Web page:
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August 12, 2011
"It is not fair to take the children's food and throw it to the dogs."..."Woman, great is your faith. Let it be done for you as you wish."
If you like, you can read the whole story in Matthew 15.21-25.  A Canaanite woman rushes out of the crowd and implores Jesus to heal her daughter, who is assaulted by a demon. He refuses, on the grounds that she is not a Jew.  She calls him on his narrowness, and he changes his mind.
This story forms part of the gospel reading this Sunday in many churches.  The next day, August 15th, is the Feast of St. Mary the Virgin -- specifically, it marks her bodily assumption into heaven after her death.   I can't give you a Bible verse for that one, as it is not in the Bible.   Along with many other things about Mary, it came along later.  
The list of factoids about Jesus' mother is a long one.  Not all of them became important feasts of the church year, like this one, but each had its adherents --  born without the stain of original sin that besmirches the rest of us,  dying outside of our normal rhythm of life and the decaying return of life to the earth.  She vowed perpetual virginity at the age of three, some have believed, and lived in the temple at Jerusalem after that, until her engagement to Joseph -- you can find a depiction of her toddling up the temple steps in a pulpit frieze at Chartres.  Several places vie for the  honor of having been her final residence -- Ephesus, Jerusalem, the island of Patmos, the summits of both Mt. Sinai and Mt. Olivet -- and her travel schedule since her death has been rigorous, taking her from Fatima to Guadeloupe to Medjugorje to Lourdes and many, many other places.  Most of these personal appearances have been either to children or to poor people.  I guess the more established among us are too busy.

Jesus was busy, too, that day when a foreign woman came seeking a miracle.  His notoriety  was a strain on him: we know this because the gospel writers often speak of his attempts to evade the crowds of people who wanted something from him.  Sometimes one more word from one more admirer was more than he could endure.  Sometimes just " hello" was almost physically painful, he was so spent.  Truly God but also truly human, sometimes Jesus was not at his best, and this must have been one of those times.  He responded ungraciously: "It is not fair to take the children's food and throw it to the dogs."

Our understanding hearts should go out to this harried God/man.  Our admiration, also, to the woman who wouldn't take "no" for an answer --  not without an argument, anyway.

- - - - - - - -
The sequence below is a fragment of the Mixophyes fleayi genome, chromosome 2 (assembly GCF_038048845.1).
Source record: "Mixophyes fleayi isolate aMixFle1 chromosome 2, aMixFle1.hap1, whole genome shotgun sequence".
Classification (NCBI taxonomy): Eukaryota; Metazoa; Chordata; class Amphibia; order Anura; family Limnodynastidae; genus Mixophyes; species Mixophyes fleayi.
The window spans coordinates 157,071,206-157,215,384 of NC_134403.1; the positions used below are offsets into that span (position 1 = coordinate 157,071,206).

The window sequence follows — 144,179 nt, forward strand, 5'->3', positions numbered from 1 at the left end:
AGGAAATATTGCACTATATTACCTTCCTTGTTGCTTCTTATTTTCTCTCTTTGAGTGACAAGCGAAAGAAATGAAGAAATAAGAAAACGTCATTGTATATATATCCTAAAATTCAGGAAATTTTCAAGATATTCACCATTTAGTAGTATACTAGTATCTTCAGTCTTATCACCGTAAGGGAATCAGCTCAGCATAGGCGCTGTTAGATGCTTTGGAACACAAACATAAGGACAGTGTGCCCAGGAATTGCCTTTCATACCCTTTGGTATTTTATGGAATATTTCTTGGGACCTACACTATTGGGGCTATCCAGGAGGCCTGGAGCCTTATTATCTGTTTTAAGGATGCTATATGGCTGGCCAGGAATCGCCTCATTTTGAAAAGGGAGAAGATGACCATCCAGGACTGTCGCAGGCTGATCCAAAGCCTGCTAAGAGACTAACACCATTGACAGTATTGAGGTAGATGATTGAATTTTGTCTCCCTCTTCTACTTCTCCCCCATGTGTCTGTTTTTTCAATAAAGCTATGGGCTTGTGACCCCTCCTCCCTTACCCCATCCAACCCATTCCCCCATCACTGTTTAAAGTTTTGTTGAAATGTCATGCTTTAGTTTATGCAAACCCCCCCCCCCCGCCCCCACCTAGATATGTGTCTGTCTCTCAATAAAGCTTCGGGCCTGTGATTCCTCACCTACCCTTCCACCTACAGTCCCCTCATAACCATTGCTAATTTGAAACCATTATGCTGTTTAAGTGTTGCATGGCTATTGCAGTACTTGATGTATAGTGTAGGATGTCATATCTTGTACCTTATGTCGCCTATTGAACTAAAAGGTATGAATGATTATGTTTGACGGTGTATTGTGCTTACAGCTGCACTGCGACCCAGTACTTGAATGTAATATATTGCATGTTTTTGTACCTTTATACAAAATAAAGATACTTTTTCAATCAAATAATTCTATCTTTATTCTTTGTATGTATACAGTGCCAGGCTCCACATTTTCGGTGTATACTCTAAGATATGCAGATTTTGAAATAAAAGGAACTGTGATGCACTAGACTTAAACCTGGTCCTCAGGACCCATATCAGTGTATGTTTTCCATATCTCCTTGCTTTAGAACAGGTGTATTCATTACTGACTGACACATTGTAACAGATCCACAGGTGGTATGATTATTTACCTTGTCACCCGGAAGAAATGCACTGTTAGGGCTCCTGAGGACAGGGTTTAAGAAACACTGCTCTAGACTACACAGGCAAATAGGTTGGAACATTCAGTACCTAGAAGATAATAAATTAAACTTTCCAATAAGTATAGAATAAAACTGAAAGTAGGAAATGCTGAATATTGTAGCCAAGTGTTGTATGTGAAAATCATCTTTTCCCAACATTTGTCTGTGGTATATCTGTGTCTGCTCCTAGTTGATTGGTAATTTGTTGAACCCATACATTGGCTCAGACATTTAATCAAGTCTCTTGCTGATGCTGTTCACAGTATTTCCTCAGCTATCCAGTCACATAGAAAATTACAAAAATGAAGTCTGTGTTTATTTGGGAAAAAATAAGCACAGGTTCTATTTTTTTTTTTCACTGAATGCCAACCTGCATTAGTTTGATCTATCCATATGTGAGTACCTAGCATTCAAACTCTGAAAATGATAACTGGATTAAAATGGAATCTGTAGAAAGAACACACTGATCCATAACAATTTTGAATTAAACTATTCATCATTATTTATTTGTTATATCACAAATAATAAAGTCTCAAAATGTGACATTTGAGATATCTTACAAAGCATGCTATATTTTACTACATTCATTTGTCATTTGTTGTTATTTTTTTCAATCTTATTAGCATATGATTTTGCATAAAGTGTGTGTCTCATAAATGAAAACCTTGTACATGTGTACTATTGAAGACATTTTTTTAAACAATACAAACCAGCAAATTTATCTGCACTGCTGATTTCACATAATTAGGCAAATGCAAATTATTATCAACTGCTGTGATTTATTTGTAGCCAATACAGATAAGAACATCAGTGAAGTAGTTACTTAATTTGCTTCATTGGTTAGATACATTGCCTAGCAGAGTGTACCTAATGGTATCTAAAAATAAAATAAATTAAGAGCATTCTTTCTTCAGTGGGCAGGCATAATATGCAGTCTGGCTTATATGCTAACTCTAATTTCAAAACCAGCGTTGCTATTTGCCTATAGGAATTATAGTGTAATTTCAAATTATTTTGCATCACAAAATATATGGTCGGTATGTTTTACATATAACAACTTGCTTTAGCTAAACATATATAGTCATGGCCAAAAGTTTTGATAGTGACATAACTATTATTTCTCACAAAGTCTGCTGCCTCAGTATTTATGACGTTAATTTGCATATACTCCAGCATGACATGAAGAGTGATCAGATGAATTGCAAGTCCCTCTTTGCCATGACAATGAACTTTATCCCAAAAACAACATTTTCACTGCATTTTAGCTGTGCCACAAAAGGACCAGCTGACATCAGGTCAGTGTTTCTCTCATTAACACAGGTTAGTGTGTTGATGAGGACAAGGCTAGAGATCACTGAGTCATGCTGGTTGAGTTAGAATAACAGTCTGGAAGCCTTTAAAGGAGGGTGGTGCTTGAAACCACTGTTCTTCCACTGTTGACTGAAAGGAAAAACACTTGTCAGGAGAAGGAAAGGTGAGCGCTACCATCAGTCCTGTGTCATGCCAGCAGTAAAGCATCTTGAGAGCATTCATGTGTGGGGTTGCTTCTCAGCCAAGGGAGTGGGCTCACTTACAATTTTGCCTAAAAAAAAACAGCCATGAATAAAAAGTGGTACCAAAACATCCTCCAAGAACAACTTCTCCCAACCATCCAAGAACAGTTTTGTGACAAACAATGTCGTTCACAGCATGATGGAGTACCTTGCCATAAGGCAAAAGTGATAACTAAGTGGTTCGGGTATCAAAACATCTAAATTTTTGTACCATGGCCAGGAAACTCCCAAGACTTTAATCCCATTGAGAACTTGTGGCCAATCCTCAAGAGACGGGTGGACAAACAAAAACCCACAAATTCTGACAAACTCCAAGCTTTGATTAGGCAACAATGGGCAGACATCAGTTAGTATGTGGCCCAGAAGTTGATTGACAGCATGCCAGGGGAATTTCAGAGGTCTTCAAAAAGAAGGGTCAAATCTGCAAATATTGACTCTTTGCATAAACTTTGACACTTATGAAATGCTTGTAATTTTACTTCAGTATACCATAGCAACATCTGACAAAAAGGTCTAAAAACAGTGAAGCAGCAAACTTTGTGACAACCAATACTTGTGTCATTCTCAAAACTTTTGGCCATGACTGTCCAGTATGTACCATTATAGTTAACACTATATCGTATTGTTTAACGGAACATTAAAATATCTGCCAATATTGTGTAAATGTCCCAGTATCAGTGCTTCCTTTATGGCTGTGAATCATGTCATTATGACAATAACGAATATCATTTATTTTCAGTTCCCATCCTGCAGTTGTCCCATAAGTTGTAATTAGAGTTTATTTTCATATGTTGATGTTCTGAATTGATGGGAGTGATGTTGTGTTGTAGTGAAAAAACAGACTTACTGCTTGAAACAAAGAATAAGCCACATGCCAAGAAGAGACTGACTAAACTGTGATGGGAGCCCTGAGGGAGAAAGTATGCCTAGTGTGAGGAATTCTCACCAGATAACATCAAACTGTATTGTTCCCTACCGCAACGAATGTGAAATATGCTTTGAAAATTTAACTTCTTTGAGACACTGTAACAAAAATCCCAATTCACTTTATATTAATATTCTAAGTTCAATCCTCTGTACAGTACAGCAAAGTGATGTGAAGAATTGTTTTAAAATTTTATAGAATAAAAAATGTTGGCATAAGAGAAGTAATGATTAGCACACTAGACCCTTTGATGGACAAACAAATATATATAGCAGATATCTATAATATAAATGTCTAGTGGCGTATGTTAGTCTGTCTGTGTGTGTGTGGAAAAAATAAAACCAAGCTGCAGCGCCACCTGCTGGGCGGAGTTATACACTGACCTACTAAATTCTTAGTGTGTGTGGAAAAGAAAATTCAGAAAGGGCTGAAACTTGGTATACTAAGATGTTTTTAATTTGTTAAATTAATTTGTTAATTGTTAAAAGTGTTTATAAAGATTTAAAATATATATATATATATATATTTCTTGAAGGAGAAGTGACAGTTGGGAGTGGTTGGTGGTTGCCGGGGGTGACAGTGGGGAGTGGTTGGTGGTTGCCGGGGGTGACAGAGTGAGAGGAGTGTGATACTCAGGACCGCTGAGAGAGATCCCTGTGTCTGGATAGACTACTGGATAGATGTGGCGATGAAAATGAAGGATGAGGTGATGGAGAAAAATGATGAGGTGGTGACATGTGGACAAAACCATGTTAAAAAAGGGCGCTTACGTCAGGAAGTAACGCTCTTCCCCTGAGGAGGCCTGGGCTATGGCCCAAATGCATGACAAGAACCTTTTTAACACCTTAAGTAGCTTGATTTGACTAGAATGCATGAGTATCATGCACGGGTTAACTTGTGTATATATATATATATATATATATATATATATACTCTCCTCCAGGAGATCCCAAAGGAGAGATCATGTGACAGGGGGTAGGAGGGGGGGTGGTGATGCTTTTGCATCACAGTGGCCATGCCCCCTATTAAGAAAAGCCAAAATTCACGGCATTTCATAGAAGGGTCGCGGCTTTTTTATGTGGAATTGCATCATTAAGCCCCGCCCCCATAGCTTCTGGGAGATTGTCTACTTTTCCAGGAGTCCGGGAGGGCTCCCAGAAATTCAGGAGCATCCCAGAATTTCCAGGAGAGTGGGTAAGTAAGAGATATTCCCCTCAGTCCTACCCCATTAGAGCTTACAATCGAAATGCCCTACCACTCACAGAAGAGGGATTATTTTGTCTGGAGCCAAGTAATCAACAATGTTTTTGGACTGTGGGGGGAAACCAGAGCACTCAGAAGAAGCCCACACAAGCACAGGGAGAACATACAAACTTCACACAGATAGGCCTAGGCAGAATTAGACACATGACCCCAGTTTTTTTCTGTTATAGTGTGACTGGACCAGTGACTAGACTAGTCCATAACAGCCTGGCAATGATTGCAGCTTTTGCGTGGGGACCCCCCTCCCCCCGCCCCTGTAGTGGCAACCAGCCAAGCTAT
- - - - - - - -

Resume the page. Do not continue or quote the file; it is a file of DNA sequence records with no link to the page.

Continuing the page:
I suppose Jesus learned how to be an adult from watching his parents.  If the truly human part of him is really true, he did not spring forth from his mother's womb a tiny adult who already knew everything.  He grew and learned, as the rest of us do.  It says so in scripture, in one of only a handful of sentences we have describing anything at all about his childhood:   "Jesus grew in wisdom and stature and in favor with God and with other people." --Luke 2.52.  

And so the Virgin Queen of Heaven must have shown the Son of God  how to relate to women.  The scant record we have of their interactions reveals some tension in their relationship, tension that will be not unfamiliar to any of us.   She loses him on a family outing and scolds him.  He feels she's being too bossy at a wedding reception.  She and other family members are afraid he's gone crazy, and waits outside one of his gatherings to beg him to come home.  He worries about her at the very hour of his own death, and entrusts her to his best friend, with whom she lives for the remainder of her life.  The moments together we behold are all sad or anxious -- not once in scripture do we see a young mother laughing at her baby's laughing.

So he wasn't perfect with the Canaanite woman who approached him.  Maybe her desperation reminded him of Mary, of their collisions, of how permanent her sorrow seemed, of how he could not seem to make her understand why he did what he did.  Who knows his thoughts?  The gospel writers aren't concerned with them -- the psychologizing of everything with which we are so familiar was centuries away.  The Jesus of the gospels teaches and acts, but we don't hear him think.

We  do read this about his Blessed Mother, though:  "But Mary kept all these things, and pondered them in her heart.  --Luke 2.19
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